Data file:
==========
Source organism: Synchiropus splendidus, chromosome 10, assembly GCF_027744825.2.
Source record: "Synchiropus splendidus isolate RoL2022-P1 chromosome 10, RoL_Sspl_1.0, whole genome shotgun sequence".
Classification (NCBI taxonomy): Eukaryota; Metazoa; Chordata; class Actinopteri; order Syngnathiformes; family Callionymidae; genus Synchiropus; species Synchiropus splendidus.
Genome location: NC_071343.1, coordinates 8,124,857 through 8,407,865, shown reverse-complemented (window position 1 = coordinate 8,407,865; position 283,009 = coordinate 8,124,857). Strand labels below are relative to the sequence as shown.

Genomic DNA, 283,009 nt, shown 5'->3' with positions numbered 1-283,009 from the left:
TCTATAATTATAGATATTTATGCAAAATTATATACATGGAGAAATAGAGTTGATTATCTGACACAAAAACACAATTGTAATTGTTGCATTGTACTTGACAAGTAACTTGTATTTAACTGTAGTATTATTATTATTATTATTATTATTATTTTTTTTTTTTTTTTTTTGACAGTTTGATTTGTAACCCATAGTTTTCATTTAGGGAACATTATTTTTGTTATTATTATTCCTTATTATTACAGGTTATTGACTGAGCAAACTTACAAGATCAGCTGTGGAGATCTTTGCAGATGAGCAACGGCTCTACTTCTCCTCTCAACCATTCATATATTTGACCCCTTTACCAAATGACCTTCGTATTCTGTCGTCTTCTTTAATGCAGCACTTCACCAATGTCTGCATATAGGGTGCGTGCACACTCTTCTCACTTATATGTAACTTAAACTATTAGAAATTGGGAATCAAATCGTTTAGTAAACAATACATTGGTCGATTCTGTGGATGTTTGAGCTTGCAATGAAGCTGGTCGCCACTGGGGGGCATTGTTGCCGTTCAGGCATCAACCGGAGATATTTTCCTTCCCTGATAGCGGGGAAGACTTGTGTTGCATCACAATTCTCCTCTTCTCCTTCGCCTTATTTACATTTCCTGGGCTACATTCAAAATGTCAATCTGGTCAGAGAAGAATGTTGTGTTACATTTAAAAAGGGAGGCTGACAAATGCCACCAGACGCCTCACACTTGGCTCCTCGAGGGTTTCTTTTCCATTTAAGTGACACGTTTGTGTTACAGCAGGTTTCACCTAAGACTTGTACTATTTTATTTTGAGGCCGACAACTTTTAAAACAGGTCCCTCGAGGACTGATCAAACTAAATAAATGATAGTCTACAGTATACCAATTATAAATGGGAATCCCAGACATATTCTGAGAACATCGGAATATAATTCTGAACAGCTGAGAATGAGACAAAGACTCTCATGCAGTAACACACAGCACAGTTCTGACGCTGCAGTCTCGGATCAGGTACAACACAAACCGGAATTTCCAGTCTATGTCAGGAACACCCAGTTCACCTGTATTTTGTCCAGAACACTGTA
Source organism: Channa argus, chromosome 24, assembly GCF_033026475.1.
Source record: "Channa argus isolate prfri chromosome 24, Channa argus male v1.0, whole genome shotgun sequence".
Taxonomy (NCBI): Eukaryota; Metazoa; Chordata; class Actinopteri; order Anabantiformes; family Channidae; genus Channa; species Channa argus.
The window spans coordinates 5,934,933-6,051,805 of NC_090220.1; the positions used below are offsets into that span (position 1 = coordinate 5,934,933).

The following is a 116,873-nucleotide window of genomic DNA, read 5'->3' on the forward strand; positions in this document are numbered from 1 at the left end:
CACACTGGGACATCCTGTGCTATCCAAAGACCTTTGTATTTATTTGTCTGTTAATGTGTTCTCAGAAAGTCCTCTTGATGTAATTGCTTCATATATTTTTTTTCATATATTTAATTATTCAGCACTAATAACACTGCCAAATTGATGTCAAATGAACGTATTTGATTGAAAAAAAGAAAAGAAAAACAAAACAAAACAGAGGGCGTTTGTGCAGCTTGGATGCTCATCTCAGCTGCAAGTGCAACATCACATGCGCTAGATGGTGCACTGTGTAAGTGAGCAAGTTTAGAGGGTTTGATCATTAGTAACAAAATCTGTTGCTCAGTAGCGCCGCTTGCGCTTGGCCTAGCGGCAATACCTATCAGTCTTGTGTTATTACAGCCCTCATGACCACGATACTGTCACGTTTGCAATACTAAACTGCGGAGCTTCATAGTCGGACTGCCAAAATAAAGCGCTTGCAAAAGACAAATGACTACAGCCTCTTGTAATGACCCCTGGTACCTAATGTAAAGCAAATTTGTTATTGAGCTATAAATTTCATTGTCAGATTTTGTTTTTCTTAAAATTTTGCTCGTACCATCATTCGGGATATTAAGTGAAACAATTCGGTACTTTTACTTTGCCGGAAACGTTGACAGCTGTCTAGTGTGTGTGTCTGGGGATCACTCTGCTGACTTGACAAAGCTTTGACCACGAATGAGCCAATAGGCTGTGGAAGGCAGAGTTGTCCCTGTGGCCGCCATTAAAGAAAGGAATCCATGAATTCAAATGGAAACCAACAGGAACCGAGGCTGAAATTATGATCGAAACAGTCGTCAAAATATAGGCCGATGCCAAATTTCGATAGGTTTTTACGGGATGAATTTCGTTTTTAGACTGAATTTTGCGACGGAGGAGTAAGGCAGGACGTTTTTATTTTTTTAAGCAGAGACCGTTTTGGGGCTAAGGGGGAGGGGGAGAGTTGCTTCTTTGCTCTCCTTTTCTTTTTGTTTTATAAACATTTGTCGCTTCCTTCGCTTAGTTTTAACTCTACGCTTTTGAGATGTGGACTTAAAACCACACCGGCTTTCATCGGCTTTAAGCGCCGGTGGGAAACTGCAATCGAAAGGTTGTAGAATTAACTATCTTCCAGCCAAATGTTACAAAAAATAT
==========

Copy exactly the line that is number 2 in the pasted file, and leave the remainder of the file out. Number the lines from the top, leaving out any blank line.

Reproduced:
Source record: "Synchiropus splendidus isolate RoL2022-P1 chromosome 10, RoL_Sspl_1.0, whole genome shotgun sequence".